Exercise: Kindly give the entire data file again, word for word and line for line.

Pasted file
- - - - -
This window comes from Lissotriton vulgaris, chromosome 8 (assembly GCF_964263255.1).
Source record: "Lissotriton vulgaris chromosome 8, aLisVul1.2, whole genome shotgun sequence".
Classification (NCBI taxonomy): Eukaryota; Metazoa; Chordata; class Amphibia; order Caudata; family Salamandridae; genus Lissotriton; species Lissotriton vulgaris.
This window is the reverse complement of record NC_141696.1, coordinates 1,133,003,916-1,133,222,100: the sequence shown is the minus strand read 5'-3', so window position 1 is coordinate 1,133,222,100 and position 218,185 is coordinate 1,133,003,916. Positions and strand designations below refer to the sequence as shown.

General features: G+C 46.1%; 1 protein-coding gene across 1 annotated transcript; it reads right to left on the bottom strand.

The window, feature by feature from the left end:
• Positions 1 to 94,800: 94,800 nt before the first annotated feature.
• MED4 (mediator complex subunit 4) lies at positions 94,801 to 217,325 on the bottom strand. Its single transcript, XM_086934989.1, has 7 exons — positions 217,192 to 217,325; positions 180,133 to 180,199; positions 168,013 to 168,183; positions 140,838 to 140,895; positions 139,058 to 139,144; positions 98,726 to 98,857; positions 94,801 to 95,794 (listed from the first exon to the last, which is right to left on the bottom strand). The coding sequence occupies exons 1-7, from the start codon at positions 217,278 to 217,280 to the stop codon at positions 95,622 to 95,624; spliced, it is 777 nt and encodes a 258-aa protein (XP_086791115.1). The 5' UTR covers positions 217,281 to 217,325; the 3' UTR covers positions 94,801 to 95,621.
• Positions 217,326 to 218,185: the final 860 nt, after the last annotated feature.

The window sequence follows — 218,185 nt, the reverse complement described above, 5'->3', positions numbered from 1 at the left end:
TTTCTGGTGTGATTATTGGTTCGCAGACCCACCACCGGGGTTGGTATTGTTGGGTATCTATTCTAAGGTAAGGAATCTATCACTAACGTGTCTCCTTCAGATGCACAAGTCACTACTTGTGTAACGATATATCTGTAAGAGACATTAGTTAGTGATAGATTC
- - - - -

This window comes from Lissotriton vulgaris, chromosome 8 (assembly GCF_964263255.1).
Source record: "Lissotriton vulgaris chromosome 8, aLisVul1.2, whole genome shotgun sequence".
Classification (NCBI taxonomy): Eukaryota; Metazoa; Chordata; class Amphibia; order Caudata; family Salamandridae; genus Lissotriton; species Lissotriton vulgaris.
This window is the reverse complement of record NC_141696.1, coordinates 1,133,003,916-1,133,222,100: the sequence shown is the minus strand read 5'-3', so window position 1 is coordinate 1,133,222,100 and position 218,185 is coordinate 1,133,003,916. Positions and strand designations below refer to the sequence as shown.

General features: G+C 46.1%; 1 protein-coding gene across 1 annotated transcript; it reads right to left on the bottom strand.

The window, feature by feature from the left end:
• Positions 1 to 94,800: 94,800 nt before the first annotated feature.
• MED4 (mediator complex subunit 4) lies at positions 94,801 to 217,325 on the bottom strand. Its single transcript, XM_086934989.1, has 7 exons — positions 217,192 to 217,325; positions 180,133 to 180,199; positions 168,013 to 168,183; positions 140,838 to 140,895; positions 139,058 to 139,144; positions 98,726 to 98,857; positions 94,801 to 95,794 (listed from the first exon to the last, which is right to left on the bottom strand). The coding sequence occupies exons 1-7, from the start codon at positions 217,278 to 217,280 to the stop codon at positions 95,622 to 95,624; spliced, it is 777 nt and encodes a 258-aa protein (XP_086791115.1). The 5' UTR covers positions 217,281 to 217,325; the 3' UTR covers positions 94,801 to 95,621.
• Positions 217,326 to 218,185: the final 860 nt, after the last annotated feature.

The window sequence follows — 218,185 nt, the reverse complement described above, 5'->3', positions numbered from 1 at the left end:
TTTCTGGTGTGATTATTGGTTCGCAGACCCACCACCGGGGTTGGTATTGTTGGGTATCTATTCTAAGGTAAGGAATCTATCACTAACGTGTCTCCTTCAGATGCACAAGTCACTACTTGTGTAACGATATATCTGTAAGAGACATTAGTTAGTGATAGATTC